|Matthew Henry's Concise Commentary|
12:1-11 Spiritual gifts were extraordinary powers bestowed in the first ages, to convince unbelievers, and to spread the gospel. Gifts and graces greatly differ. Both were freely given of God. But where grace is given, it is for the salvation of those who have it. Gifts are for the advantage and salvation of others; and there may be great gifts where there is no grace. The extraordinary gifts of the Holy Spirit were chiefly exercised in the public assemblies, where the Corinthians seem to have made displays of them, wanting in the spirit of piety, and of Christian love. While heathens, they had not been influenced by the Spirit of Christ. No man can call Christ Lord, with believing dependence upon him, unless that faith is wrought by the Holy Ghost. No man could believe with his heart, or prove by a miracle, that Jesus was Christ, unless by the Holy Ghost. There are various gifts, and various offices to perform, but all proceed from one God, one Lord, one Spirit; that is, from the Father, Son, and Holy Ghost, the origin of all spiritual blessings. No man has them merely for himself. The more he profits others, the more will they turn to his own account. The gifts mentioned appear to mean exact understanding, and uttering the doctrines of the Christian religion; the knowledge of mysteries, and skill to give advice and counsel. Also the gift of healing the sick, the working of miracles, and to explain Scripture by a peculiar gift of the Spirit, and ability to speak and interpret languages. If we have any knowledge of the truth, or any power to make it known, we must give all the glory of God. The greater the gifts are, the more the possessor is exposed to temptations, and the larger is the measure of grace needed to keep him humble and spiritual; and he will meet with more painful experiences and humbling dispensations. We have little cause to glory in any gifts bestowed on us, or to despise those who have them not.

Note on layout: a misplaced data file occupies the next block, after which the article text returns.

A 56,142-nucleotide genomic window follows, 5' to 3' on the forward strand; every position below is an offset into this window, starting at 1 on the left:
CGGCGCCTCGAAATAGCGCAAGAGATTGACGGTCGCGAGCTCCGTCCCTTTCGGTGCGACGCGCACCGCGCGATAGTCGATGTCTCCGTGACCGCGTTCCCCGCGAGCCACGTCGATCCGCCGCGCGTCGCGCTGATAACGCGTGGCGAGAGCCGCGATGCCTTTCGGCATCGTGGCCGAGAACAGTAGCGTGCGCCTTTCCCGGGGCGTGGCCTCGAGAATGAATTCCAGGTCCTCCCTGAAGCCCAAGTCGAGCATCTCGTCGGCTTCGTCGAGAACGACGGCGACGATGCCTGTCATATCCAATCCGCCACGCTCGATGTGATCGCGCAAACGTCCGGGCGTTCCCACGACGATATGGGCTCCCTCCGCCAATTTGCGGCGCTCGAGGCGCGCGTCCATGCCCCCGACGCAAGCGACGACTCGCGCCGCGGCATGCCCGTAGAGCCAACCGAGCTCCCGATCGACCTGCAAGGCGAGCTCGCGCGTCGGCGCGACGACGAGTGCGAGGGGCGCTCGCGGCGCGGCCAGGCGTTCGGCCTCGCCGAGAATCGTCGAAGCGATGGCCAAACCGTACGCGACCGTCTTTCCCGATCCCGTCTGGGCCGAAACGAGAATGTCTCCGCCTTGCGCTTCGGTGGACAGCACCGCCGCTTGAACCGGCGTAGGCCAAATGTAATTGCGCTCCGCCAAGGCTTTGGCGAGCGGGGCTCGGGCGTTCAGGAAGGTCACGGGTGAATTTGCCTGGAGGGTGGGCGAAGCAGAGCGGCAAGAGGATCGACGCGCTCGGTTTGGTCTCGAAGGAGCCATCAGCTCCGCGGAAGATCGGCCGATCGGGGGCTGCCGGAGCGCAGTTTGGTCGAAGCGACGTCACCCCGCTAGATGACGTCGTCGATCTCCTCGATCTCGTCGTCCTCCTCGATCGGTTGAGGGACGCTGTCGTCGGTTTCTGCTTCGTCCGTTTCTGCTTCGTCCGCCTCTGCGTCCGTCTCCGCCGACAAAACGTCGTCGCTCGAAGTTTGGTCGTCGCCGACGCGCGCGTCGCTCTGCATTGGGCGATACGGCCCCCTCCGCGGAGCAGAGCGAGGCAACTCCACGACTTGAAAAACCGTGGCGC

Verse 11. - One and the selfsame Spirit. The unity of the source from which all the charisms flowed ought to have excluded the possibility of a boastful comparison of gifts, arid all depreciation of those gifts which, because they were less dazzling, were deemed inferior. St. Paul afterwards shows that the less dazzling might be infinitely the more valuable for purposes of spiritual edification.
Gill's Exposition of the Entire Bible
But all these worketh that one and the selfsame Spirit,.... Though these gifts, ministrations, and operations, are so different in themselves, and are bestowed upon different persons, yet they are all wrought by one and the same Spirit of God, who is the true Jehovah, and properly God, as these his works declare; for who, but the most high God, could ever communicate such gifts to men?
Dividing to every man severally as he will; giving one man this gift, and another that; imparting such a measure to one, and such a portion to another, just as seems good in his sight. For as his special grace in regeneration is dispensed when and where, and to whom he pleases, signified by the blowing of the wind where it listeth, John 3:8 so his gifts, ordinary and extraordinary, are severally distributed, according to his sovereign will and pleasure. This is a clear and full proof of the personality of the Spirit, who is not only distinguished from his gifts, and the distribution of them, which is a personal act described to him; but this is said to be done according to his will, which supposes him an intelligent agent, capable of choosing and willing; and whose will agrees with the Father's, and with the Son's.
Jamieson-Fausset-Brown Bible Commentary
11. as he will—(1Co 12:18; Heb 2:4).
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